Wednesday, 20 June 2018

Keeping a record

In the introduction of all Picture Book Explorers guides, you will find advice on how to keep a record of your child's learning. This is mostly achieved through the suggested activities done by the child themselves. But what if your child doesn't like writing or isn't ready to write sentences or stories yet?

Photograph by Les Anderson on unsplash.com
You have to decide what is important to you and your child. Are you wanting to keep a record of your child's knowledge and understanding? Or are you wanting them to produce some actual writing?

Lots of the activities in Picture Book Explorers literature based unit studies can be completed as conversations with no need of written records at all. You can, of course, keep your  own notes of areas that you or your child would like to follow-up in future. But if recording your child's knowledge and understanding is your goal, there is room for plenty of creativity without pressurising emergent writers into producing reams of work unwillingly. Conflict isn't particularly conducive to creating a happy learning environment. (Believe me, I know 😢)

In Day 2 of each Picture Book Explorers topic pack, you will find a narration activity. Based on Charlotte Mason principles, narration will help you to discover just how much of the story your child has remembered, how much they have understood and which parts of the story jumped out at them. It helps to build the skills needed for future written work.

Narration can take different forms. A story can be retold with pictures or as a comic strip. It can be re-enacted as a short play or even as a short animation if your children feel so inspired. I have wonderful memories of my own children acting out some of their favourite stories in the garden, much to the bemusement of passers-by 😀

Let your children get creative when they are filling in the minibooks in lapbooks and Logbooks. Not everything has to be answered in writing. When learning about Marco Polo, we glued ground cinnamon, tea leaves, gold foil, pieces of wool and silk into our minibook as examples of the goods that travelled along the Silk Road. In one of our older projects, my son made a fantastic collage of a  boat to show how the Anglo-Saxons travelled to England.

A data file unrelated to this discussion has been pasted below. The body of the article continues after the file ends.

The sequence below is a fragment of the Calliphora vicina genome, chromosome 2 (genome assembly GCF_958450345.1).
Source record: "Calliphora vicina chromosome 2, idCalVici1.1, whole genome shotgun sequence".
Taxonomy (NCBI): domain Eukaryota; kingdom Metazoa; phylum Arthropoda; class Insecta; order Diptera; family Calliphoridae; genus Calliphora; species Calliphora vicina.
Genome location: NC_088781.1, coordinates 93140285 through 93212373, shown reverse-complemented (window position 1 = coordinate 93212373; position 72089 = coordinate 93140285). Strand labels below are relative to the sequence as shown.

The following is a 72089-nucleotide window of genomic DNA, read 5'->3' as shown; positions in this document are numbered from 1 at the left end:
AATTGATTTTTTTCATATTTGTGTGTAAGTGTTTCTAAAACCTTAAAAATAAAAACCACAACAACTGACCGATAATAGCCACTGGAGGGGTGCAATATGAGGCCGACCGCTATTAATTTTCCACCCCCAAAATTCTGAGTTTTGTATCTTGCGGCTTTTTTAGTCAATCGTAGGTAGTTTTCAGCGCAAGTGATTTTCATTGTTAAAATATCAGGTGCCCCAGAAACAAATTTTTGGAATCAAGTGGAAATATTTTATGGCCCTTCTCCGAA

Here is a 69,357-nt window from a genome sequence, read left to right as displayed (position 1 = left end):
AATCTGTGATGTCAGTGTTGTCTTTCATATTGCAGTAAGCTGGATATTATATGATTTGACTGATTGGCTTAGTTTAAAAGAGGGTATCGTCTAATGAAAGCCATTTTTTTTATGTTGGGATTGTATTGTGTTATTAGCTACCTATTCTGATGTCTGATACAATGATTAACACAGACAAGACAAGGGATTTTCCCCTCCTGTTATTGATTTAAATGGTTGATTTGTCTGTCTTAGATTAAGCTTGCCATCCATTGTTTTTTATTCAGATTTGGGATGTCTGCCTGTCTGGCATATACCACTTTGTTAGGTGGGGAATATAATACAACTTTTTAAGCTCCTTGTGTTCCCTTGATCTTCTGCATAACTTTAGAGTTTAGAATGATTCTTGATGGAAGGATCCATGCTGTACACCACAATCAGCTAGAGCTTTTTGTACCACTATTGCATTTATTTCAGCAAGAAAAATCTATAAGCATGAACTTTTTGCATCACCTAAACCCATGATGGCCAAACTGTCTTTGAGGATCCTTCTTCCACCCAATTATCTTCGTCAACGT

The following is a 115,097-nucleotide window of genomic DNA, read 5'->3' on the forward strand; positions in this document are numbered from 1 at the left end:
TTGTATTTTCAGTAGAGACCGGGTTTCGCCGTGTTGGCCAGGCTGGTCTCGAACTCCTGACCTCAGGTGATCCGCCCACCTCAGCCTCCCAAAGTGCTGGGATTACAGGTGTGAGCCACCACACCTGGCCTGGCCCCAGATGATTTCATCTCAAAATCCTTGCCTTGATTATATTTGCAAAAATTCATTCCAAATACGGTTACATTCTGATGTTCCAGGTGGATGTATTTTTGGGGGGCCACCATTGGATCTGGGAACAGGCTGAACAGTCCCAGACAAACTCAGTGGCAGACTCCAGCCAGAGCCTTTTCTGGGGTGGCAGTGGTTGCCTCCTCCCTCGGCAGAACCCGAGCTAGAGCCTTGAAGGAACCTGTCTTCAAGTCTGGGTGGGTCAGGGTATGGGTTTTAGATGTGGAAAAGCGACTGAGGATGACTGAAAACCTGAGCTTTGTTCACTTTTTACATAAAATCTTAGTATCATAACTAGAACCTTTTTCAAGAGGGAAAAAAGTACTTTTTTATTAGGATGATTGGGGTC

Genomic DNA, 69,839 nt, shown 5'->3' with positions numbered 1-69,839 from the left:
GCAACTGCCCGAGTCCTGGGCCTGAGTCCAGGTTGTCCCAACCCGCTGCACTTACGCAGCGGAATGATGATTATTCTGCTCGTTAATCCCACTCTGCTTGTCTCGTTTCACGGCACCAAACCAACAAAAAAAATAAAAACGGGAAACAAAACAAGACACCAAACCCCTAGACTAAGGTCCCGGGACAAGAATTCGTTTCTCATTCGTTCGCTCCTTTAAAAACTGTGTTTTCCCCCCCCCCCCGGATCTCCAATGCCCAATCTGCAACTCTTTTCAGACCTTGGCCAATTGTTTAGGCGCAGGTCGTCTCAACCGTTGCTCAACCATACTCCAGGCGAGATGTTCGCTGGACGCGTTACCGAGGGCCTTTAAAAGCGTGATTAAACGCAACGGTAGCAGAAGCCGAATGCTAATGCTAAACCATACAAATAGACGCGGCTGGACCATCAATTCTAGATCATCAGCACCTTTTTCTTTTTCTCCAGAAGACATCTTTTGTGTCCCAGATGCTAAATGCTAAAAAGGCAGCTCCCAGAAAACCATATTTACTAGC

Let your kids get creative with how they want to show their knowledge and understanding. Encourage them to make their lapbooks and Logbooks into unique souvenirs of their own personal learning journeys 🚀

If your goal is to practise the physical act of writing, it is worth breaking it down into small chunks, especially with younger children and/or reluctant writers. It can be overwhelming to have to think about content and the actual mechanics of writing every...single...time. When focussing on content, some children will find it much easier to type their answers. They can print out their work and stick it into the Logbook or lapbook, maybe with the addition of an extra flap or pocket.

For beginner writers, or the most reluctant, it can be enough to encourage them to write the title for themselves, and then act as scribe for them if they want to give longer answers in their Logbooks. They may enjoy labelling and naming their artwork at this stage too.

As they progress, more skills can be developed. I have found that it helps to focus on one area at a time with each written answer. For instance, the focus may be making sure all the letters are the correct heights. Or today you may be focussing on capital letters and full stops. Another day you may focus on spelling, or punctuation, legibility, sentence structure or content. Obviously, these requirements will change according to age and ability, but for me, one of the beauties of minibooks  is that often, they require short written answers that never seem too onerous, even for the most reluctant or inexperienced writer ✒

Download this free Handy Writing Helper guide. Print it out, cut out the hand, fold the fingers in and fold out the digit that  your child wants to focus on for each handwriting session. Eventually, all the fingers can be left open so that they cover all areas at once and be reminded of their own achievements 😊




Happy Exploring!